After hunting scenes, the next most frequent dramas depicted in these shows are the endless combats between male animals fighting to obtain, or defend, access to females. In one episode a huge, repulsive male seal spotted an equally huge and repulsive rival that had emerged from the sea, and flopped and wriggled his blubbery bulk across the sand to do battle. They ripped each others flesh, they roared, they reared up to look as big as possible. The much less repulsive female seals meanwhile hurried to get their babies out of the way, because the males in such battles are apparently so indifferent to anything except their need for dominance, that they will crush their own children to death without a thought if these are foolish enough to get in their way.

It all felt rather familiar actually, like the story-line for much of human history. Not so much a case of ‘only man is vile’, as ‘nature is vile, and we’re a part of it.’

See also:

‘Vermin’

Interview with Stephen A. Andrews

Thanks very much to Stephen E. Andrews for this youtube interview for his Outlaw Bookseller podcast, providing an overview of all my books. Steve is based in Bath, in Somerset, and his extraordinarly encyclopaedic knowledge of books is matched by his infectious enthusiasm. I first met him when he invited me to give a talk in Bath’s Waterstones.

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Understanding

I’ve always thought that there were two types of understanding. The first is to know, as a matter of fact, what something is or how it works (as in ‘the moon is a ball of rock: I know that because I’ve been taught it’). The second is to really feel a thing to be true (as in ‘wow, the moon really is a solid ball of rock’). I think the second meaning is close to the word grok, as coined by Robert Heinlein in Stranger in a Strange Land. It feels precious when it happens. Rather as love feels precious when you suddenly really feel it, and you don’t just know it’s in there somewhere.

But if ‘Type 2 Understanding’ were simply about being able to relate something unfamiliar to with something with which we are already familiar in an intuitive, tactile kind of way, would that really be understanding? When I say that, for instance, ‘I would like to feel I really understood the theory of relativity,’ what I mean is not that I wish someone could take me through the maths, but that I would like someone to be able to explain it to me in a way that would make me feel at home with it, which in my case usually means by analogy with something I’m already familiar with. The trouble with that is that it is circular. Physics is supposed to explain familiar things like, for instance, why solid objects fall to the ground. If those explanations were dependent on analogies with familiar things, we would be back at the beginning.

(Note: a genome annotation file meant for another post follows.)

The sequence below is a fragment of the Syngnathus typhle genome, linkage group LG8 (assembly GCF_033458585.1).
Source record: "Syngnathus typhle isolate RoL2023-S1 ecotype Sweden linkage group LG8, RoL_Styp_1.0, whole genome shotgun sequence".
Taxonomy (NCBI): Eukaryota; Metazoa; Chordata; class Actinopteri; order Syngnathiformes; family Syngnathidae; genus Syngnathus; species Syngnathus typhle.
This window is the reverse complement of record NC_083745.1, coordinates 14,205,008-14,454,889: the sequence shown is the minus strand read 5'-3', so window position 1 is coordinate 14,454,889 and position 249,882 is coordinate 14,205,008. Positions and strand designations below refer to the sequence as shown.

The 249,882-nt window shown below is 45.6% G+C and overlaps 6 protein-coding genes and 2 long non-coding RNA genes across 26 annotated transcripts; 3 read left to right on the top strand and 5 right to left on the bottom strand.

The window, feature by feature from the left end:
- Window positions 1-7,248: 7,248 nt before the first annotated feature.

(I think of certain diagrams of gravity in which a large mass has caused a deep dent in space-time towards which other spherical objects, such a steel balls, roll: these make intuitive sense because we know steel balls would roll down a slope towards a hole. Gravity feels to have been explained to us by analogy with… gravity.)

Actually, I’m not sure that even mathematical explanations take us out of this circle. Aren’t they just a much more rigorous way of explaining what we don’t know in terms of what we have decided we already know?

But then, what would real understanding be? What else could it be?

Actually, I’m not sure Type 2 Understanding really is about causes and explanations. I think when I grok something out there in the world -which is a precious experience, as I say, and one that only rarely happens – it’s not that I can suddenly provide explanations, it’s more that explanations are no longer necessary. I’m just briefly very powerfully aware, not that the moon is a ball of rock, because I know that anyway, but that it is really there, and that I am really here, and that we are both in the same world. Which actually is also what love is like when you really feel it. I am here, and you are there, and we both really are together in the same world.

Kite Strings

I’m not a fan of big C Conservatism, but I have a definite streak of small c, in that that I am suspicious of the impulse to trash traditions, rules and taboos, just because they are traditions, rules and taboos. To re-use a metaphor from one of my stories, a kite string may seem to be holding back the kite that strains against it, but in fact provides the rigidity that enables the kite to fly. Cut the string and the kite comes flopping down.

It’s not a universally applicable metaphor, obviously, but it’s worth thinking about before cutting a string (the monarchy, for instance?). I think I see society as a huge kite with multiple strings: you can cut them, but don’t cut too many at once, and don’t cut them without putting new ones in their place.

One of the objections I have to big C Conservatism as it exists now is that, at bottom, it is not actually conservative in the small c sense. It postures as small c conservative by ritually defending certain old fashioned symbols, but this is largely cosmetic. Modern political Conservatism, in fact, is a reckless cutter of kite strings. Greens and socialists are, in many respects, more conservative than Conservatives.

Father of the Man